‘Oresteia’ review: a mother’s grief, underestimated

Before the first domino of their tragedies falls, before murder begets murder begets murder, they form an enchanting family: the mother, Klytemnestra, warm and easy with her two little ones huddled around her; the father, Agamemnon, suave in public but cheerful as soon as he walks through the door at the end of the day.

In their comfortable contemporary sanctuary of a home, they seem so absolutely normal. These people love each other. The boy, Orestes, has never been a good sleeper, but when his bad dreams come his parents are there to comfort him. And Iphigenia, her sister, is a sweetheart in a lemon-orange dress. Although she’s young enough to carry her stuffed long-eared bunny around everywhere, she’s old enough and smart enough to already be a moral thinker. When the family has game for dinner, they can’t bear the thought of eating a deer.

“It’s a small corpse,” she said.

Is this the stag whose slaying so angered the goddess Artemis that she stilled the winds on which Agamemnon’s warships depend? Robert Icke’s taut and gripping “Oresteia,” an emotionally harrowing retelling of Aeschylus’ trilogy at the Park Avenue Armory, doesn’t get bogged down in such background details of ancient mythology.

What matters is the excruciating ransom that Agamemnon, a military commander and great believer in prophecy, thinks he must pay for the winds to blow again so he can be victorious in war. He must murder Iphigenia, his curious, trusting and adored daughter who wants nothing to do with killing deer and has nothing to do with war.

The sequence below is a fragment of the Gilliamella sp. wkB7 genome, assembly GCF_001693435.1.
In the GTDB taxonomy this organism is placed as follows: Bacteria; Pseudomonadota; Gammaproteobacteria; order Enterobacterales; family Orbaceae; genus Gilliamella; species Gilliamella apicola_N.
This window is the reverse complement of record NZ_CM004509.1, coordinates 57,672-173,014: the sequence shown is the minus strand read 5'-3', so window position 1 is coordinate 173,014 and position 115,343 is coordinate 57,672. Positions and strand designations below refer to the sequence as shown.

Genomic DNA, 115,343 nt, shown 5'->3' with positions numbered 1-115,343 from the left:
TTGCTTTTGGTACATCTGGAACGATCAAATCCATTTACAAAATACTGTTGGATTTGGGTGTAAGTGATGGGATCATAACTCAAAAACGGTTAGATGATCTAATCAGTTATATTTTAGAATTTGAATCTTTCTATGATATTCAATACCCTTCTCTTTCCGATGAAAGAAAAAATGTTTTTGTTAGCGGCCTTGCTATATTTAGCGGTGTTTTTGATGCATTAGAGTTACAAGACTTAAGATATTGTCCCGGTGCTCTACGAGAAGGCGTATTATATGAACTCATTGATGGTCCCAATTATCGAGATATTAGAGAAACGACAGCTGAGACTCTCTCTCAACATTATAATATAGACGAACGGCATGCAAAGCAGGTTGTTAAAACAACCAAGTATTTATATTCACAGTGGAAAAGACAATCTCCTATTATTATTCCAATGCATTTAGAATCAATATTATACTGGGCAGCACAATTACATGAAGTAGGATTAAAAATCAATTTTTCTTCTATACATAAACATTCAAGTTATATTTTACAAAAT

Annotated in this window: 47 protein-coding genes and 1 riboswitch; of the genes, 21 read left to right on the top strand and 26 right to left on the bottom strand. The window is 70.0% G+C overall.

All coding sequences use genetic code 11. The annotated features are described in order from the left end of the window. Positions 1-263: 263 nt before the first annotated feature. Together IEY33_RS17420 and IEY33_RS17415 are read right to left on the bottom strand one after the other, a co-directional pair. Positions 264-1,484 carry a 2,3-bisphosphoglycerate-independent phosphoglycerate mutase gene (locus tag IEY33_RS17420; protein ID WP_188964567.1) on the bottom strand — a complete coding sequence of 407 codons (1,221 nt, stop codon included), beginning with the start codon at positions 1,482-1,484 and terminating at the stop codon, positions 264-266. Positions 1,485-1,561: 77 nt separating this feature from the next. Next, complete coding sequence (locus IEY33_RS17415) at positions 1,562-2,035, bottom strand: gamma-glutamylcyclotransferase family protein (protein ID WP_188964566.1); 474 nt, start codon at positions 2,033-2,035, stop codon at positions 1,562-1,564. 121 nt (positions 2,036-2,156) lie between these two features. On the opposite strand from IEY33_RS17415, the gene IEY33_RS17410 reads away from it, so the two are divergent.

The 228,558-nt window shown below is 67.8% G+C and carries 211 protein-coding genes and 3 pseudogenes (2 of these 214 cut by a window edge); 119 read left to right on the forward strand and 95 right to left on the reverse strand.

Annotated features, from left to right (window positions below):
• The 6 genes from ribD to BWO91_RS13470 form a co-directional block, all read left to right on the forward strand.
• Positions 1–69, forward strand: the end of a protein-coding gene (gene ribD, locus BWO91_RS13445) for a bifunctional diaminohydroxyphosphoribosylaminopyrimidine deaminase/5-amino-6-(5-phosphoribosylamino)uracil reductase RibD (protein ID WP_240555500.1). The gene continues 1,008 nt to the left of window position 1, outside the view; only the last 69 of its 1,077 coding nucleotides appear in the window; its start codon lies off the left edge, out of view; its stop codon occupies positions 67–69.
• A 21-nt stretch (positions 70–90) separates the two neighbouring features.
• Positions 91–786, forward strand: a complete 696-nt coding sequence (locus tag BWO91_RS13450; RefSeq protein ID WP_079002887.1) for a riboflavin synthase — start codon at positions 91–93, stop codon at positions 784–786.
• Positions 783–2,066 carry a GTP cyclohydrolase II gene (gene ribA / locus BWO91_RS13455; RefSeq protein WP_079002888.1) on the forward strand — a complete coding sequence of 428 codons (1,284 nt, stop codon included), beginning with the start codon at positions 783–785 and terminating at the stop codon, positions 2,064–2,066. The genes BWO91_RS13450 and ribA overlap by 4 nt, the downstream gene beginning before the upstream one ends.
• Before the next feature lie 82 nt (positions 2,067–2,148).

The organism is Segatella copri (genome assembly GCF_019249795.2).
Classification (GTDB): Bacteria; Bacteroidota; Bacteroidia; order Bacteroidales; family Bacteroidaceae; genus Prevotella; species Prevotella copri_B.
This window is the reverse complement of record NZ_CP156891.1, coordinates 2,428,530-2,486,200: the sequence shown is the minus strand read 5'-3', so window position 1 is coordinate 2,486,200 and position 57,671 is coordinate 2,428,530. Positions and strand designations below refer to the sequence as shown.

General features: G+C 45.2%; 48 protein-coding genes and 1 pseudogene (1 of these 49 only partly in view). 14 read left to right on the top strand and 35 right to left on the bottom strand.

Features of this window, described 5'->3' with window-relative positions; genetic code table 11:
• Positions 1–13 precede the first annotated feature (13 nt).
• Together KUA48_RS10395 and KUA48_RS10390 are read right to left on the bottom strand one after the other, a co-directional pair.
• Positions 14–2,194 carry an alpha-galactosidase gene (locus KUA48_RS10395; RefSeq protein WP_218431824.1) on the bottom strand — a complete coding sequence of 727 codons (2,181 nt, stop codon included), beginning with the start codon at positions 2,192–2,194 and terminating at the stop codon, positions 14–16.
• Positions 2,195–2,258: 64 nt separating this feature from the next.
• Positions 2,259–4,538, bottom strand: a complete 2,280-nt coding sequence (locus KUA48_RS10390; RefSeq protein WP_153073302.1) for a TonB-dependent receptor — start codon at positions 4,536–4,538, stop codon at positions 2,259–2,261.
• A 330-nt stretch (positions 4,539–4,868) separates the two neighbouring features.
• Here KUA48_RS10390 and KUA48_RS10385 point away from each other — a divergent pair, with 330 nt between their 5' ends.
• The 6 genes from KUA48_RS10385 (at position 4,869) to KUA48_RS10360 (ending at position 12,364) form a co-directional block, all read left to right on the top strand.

“By his one hand,” reads the prophecy. “The child is the prize. Strong winds.”

His innocent life, irrevocably ended, perhaps in exchange – if his father’s faith in the gods and the advice of serious men is not misplaced – to achieve his political goals. Not, of course, that her mother was consulted about it, let alone Iphigenia herself.

“If she doesn’t feel pain,” says Agamemnon’s brother Menelaus, arguing for his niece’s extinction, “and that’s civilized procedure, and that’s the clearest and greatest good , so who are the victims?”

What is the value of a girl’s life? What is the value of his mother’s heartbreak and bottomless rage over the murder of her child? And how, exactly, did Klytemnestra do so badly through the ages for her revenge killing of Agamemnon – like she was singularly wicked and insane when he was just a decent guy in a position tough, who had made the tough call that his own daughter was expendable?

Told in four acts over three and a half hours, this “Oresteia” deals with a grief so deep that it settles in the soul and metastasizes into a need for bloody revenge, the result of which in turn becomes the cause. of new sorrow. If you’ve wondered what ties ‘Oresteia’ thematically to ‘Hamlet’, Icke’s other thrilling production appearing in the Armory’s repertoire this summer, here it is – two plays in which murders leave survivors destitute and murderers, and in which one generation of one family suffers the betrayal of another. But while “Hamlet” centers the main character, this refocused “Oresteia” is primarily not about Orestes, the son, but rather Klytemnestra, his haunted mother.